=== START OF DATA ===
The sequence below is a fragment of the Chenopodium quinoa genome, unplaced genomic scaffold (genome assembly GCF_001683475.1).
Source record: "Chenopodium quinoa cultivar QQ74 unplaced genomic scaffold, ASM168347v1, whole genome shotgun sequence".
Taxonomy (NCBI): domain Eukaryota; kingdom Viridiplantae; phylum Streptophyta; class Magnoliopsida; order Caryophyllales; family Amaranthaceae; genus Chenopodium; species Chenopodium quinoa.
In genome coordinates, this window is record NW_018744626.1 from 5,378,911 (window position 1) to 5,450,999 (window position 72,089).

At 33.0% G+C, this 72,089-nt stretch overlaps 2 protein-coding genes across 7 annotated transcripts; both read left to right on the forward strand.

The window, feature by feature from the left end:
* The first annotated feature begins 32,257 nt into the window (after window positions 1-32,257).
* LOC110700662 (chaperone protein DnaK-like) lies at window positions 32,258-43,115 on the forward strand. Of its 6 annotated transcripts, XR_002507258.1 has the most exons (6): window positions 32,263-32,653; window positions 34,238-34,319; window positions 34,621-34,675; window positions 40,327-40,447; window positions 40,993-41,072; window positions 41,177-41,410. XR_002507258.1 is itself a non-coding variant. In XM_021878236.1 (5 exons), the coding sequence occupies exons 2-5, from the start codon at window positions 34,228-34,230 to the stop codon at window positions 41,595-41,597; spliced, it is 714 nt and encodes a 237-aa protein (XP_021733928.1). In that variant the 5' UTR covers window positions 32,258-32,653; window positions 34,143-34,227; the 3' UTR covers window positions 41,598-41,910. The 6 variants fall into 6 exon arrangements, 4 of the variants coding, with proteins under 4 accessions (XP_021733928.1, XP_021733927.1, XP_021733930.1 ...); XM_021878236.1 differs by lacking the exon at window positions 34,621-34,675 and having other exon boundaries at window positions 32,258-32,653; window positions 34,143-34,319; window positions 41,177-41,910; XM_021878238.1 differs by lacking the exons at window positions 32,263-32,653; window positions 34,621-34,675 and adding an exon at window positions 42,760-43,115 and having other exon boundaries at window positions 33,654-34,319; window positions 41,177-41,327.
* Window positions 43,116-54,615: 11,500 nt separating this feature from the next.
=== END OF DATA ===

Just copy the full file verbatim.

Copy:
The sequence below is a fragment of the Chenopodium quinoa genome, unplaced genomic scaffold (genome assembly GCF_001683475.1).
Source record: "Chenopodium quinoa cultivar QQ74 unplaced genomic scaffold, ASM168347v1, whole genome shotgun sequence".
Taxonomy (NCBI): domain Eukaryota; kingdom Viridiplantae; phylum Streptophyta; class Magnoliopsida; order Caryophyllales; family Amaranthaceae; genus Chenopodium; species Chenopodium quinoa.
In genome coordinates, this window is record NW_018744626.1 from 5,378,911 (window position 1) to 5,450,999 (window position 72,089).

At 33.0% G+C, this 72,089-nt stretch overlaps 2 protein-coding genes across 7 annotated transcripts; both read left to right on the forward strand.

The window, feature by feature from the left end:
* The first annotated feature begins 32,257 nt into the window (after window positions 1-32,257).
* LOC110700662 (chaperone protein DnaK-like) lies at window positions 32,258-43,115 on the forward strand. Of its 6 annotated transcripts, XR_002507258.1 has the most exons (6): window positions 32,263-32,653; window positions 34,238-34,319; window positions 34,621-34,675; window positions 40,327-40,447; window positions 40,993-41,072; window positions 41,177-41,410. XR_002507258.1 is itself a non-coding variant. In XM_021878236.1 (5 exons), the coding sequence occupies exons 2-5, from the start codon at window positions 34,228-34,230 to the stop codon at window positions 41,595-41,597; spliced, it is 714 nt and encodes a 237-aa protein (XP_021733928.1). In that variant the 5' UTR covers window positions 32,258-32,653; window positions 34,143-34,227; the 3' UTR covers window positions 41,598-41,910. The 6 variants fall into 6 exon arrangements, 4 of the variants coding, with proteins under 4 accessions (XP_021733928.1, XP_021733927.1, XP_021733930.1 ...); XM_021878236.1 differs by lacking the exon at window positions 34,621-34,675 and having other exon boundaries at window positions 32,258-32,653; window positions 34,143-34,319; window positions 41,177-41,910; XM_021878238.1 differs by lacking the exons at window positions 32,263-32,653; window positions 34,621-34,675 and adding an exon at window positions 42,760-43,115 and having other exon boundaries at window positions 33,654-34,319; window positions 41,177-41,327.
* Window positions 43,116-54,615: 11,500 nt separating this feature from the next.